After a user clicks on the create/save button, the #create action leads to the article being saved into the database. Then, a GET request is sent to redirect to the show page (articles/:id) which shows the user the specific article he/she just entered.
This requires a model to be first created in order to save the article entry into the database:
$ rails generate model Article title:string author:string text:text
Models in Rails use a singular name, and their corresponding database tables use a plural name. With that command we told Rails that we want an
Article model, together with a title attribute of type string, author attribute of type string and a text attribute of type text. Those attributes are automatically added to the
articles table in the database and mapped to the
Article model. A database migration file inside the
db/migrate directory is also created (file is named according to date and time created):
In the migration file, a method named
change will be called when we run the migration. This will create the table with the table field we specified. The change method is reversible. Meaning if we migrated changes and would like to undo it, it is possible. The t.timestamps attributes is a Rails sensible default. It actually represent 2 attributes: updated_at and created_at.
Rails Migration is a set of database instructions that allows us to use Ruby language (rather than the database lanaguage SQL) to “migrate” the database from one state to another (e.g. create and modify database tables by adding new columns). Each migration is a new ‘version’ of the database.
In order to create the articles table columns in the database, we run this command:
$ rails db:migrate
Moving on, we now require the
show action +
index action +
Article.find finds the article of interest using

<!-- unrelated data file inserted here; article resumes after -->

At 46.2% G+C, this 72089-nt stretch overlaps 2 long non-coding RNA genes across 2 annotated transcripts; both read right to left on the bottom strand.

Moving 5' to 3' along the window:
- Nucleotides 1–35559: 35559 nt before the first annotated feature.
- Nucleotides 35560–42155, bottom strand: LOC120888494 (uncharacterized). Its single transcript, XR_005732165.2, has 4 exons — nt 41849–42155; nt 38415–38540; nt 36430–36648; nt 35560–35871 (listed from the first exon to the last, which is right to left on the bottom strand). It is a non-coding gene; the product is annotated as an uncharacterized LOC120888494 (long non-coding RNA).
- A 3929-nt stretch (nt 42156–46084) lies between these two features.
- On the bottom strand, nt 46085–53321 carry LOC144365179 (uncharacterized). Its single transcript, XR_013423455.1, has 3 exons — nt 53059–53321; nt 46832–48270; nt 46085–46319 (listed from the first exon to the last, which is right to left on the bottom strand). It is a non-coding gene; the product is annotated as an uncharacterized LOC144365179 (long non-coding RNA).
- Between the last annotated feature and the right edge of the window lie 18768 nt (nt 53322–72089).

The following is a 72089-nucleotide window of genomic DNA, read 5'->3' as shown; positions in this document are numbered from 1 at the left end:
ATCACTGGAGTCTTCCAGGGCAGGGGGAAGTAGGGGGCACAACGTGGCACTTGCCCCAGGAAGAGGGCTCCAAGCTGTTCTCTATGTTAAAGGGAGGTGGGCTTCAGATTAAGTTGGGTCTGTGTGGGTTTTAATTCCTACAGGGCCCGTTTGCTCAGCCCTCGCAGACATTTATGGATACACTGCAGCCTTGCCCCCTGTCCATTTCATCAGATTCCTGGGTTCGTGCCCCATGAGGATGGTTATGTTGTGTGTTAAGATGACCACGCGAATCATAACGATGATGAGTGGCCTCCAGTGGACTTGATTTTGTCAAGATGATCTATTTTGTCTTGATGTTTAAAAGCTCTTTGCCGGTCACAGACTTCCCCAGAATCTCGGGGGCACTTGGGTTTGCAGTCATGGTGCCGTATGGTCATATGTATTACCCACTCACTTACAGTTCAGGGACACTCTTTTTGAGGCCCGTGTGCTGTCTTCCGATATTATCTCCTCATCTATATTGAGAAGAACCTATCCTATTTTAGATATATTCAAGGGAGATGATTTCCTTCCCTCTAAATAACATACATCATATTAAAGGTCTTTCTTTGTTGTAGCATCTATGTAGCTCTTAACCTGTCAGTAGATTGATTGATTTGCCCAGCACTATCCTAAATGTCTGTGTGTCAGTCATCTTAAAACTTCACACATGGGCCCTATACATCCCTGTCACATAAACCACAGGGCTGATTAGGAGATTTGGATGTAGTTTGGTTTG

params[:id] and is then assigned to an instance variable. Lets say for example, the article :id is 1 (URI pattern: articles/1). When we use it in the Views (
show.html.erb), we reference to it using:
<%=@article.title%> and this will display article 1’s title.
%>wrap Ruby code whose return value will be output in place of the marker
%>wrap Ruby code whose return value will NOT be output
Now, we will need a way to list all our articles. We do this by creating an
index action and then creating an
<%= link_to <text>, <path_name> %> generates an anchor tag in the html.erb file.
Lets see how things look for now:
A user can enter the URL via
articles/new to key in a new article:
After hitting the ‘Save Article’ button, the user can view the article:
The user can then view a list of all articles via the
So far so good. We have the
#index, #create, #new, #show actions. Now to add
#edit, #update and #destroy.
The edit view will contain a form similar to the one we used when creating new articles. The difference lies in the routing URL and HTTP request method. The first parameter of
form_for can be an object, say,
@article which would cause the helper to fill in the form with the fields of the object. Passing in a symbol (
:article) with the same name as the instance variable (
@article) also automagically leads to the same behavior.
The new method,
update, is used when you want to update a record that already exists.